• The mango flies have invaded Maguguni and Gatuanyaga villages and affected over 20 people.
• Dr Jesse Ngugi said the problem had been brought about by poor hygiene and urged residents to ensure that their bedding are properly cleaned and air-dried
Grace Wamathai’s nephew developed a painful boil on his back two weeks ago and when it was popped open, a maggot crawled out.
“It (the maggot) was still crawling. The doctor told us that it was an infestation of the mango fly or tumbu fly. This shocked us,” Wamathai said.
She had taken her nephew to Thika Level V Hospital where the doctor told her it was a mango fly maggot.
Wamathai’s daughter also developed a similar boil on her back.
Wamathai said she later developed six boils on her belly and pressed them after three days. “The boils were red and solid and had a black dot on top that seemed like an opening. I pressed six maggots out. Later, I developed eight more and I’ve already pressed them,” she said.
This is what more than 2o Maguguni and Gatuanyaga residents in Thika are going through.
The mango flies have invaded the two villages and residents are now suffering from painful boils.
The affected residents told journalists on Wednesday that they started developing painful boils on their skin two weeks ago. Each boil contains a maggot.
“It’s an awful feeling to have maggots wriggling under your skin and the pain that follows when pressing them is unbearable,” Wamathai said.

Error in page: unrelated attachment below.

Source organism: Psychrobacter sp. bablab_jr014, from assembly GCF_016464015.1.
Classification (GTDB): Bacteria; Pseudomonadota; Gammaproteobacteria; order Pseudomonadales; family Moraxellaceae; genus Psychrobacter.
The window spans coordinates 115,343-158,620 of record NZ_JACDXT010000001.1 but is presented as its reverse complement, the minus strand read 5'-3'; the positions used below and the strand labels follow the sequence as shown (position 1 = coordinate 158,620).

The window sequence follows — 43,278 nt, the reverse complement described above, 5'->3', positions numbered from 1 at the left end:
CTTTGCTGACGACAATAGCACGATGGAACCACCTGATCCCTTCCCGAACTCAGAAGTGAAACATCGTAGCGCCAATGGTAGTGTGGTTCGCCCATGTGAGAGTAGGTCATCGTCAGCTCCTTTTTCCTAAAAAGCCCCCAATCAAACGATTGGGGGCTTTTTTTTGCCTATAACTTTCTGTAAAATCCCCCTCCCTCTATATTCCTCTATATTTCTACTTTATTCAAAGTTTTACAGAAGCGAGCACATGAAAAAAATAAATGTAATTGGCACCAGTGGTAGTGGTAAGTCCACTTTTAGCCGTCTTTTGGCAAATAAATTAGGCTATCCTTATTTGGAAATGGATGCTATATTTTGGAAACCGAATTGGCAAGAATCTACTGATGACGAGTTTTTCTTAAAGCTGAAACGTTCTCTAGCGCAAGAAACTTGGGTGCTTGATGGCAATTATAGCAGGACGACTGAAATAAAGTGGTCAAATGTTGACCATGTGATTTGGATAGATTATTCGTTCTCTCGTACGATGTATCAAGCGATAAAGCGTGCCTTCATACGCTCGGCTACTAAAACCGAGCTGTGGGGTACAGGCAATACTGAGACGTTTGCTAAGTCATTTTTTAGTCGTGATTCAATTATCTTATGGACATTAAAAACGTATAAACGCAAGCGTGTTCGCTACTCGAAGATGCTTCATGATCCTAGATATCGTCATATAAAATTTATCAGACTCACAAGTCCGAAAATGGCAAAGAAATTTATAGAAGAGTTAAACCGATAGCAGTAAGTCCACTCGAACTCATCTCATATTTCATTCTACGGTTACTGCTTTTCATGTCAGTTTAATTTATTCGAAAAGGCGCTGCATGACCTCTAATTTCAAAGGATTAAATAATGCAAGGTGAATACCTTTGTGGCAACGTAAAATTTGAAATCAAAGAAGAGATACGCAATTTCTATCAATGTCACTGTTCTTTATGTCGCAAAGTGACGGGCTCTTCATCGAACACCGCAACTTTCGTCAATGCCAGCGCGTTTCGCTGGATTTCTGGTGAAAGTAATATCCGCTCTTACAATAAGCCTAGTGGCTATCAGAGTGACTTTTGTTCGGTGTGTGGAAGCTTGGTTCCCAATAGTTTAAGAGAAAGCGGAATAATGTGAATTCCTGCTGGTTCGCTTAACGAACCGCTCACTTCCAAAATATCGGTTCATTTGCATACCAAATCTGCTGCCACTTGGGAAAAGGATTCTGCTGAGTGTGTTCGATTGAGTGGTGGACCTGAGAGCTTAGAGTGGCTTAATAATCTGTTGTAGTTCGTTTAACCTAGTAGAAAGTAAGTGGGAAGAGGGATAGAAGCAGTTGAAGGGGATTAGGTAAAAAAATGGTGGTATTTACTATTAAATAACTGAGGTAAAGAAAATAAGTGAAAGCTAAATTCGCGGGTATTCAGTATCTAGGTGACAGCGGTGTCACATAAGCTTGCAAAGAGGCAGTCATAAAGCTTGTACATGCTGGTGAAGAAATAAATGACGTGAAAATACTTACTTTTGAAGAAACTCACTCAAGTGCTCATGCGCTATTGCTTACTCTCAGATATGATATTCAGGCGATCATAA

She said the scars left have been itchy, leading to sleepless nights.
Wamathai said they have learnt that female mango flies lay eggs on clothes being air-dried outside. They now suspect that the flies laid their eggs when they hung their clothes outside to dry.
“We highly suspect that the flies laid the eggs on our clothes while drying on the clothing lines and that’s how they found their way under our skins,” she said.
Another resident, Miriam Wambui, has developed a boil on her stomach, and she is yet to press it. She said she is waiting for the boil to harden so that she can press the maggot out.
Thika Level V Hospital medical superintendent Dr Jesse Ngugi told the Star on the phone that the problem had been brought about by poor hygiene and urged residents to ensure that their bedding are properly cleaned and air-dried.
“It’s a matter of hygiene because the flies lay the eggs on the bedding, especially the mattresses. After the egg hatches into larvae it finds a host and burrows under the skin. Residents should ensure they observe hygiene and ensure that they sleep on bedsheets instead of bare mattresses,” Ngugi said.
Ngugi said the flies can also be controlled by spraying them with insecticides.
Residents have urged the county government through the public health team to intervene and spray the villages to get rid of the flies.
“I don’t want my children to feel the pain I’m feeling. We really need help,” Wambui said.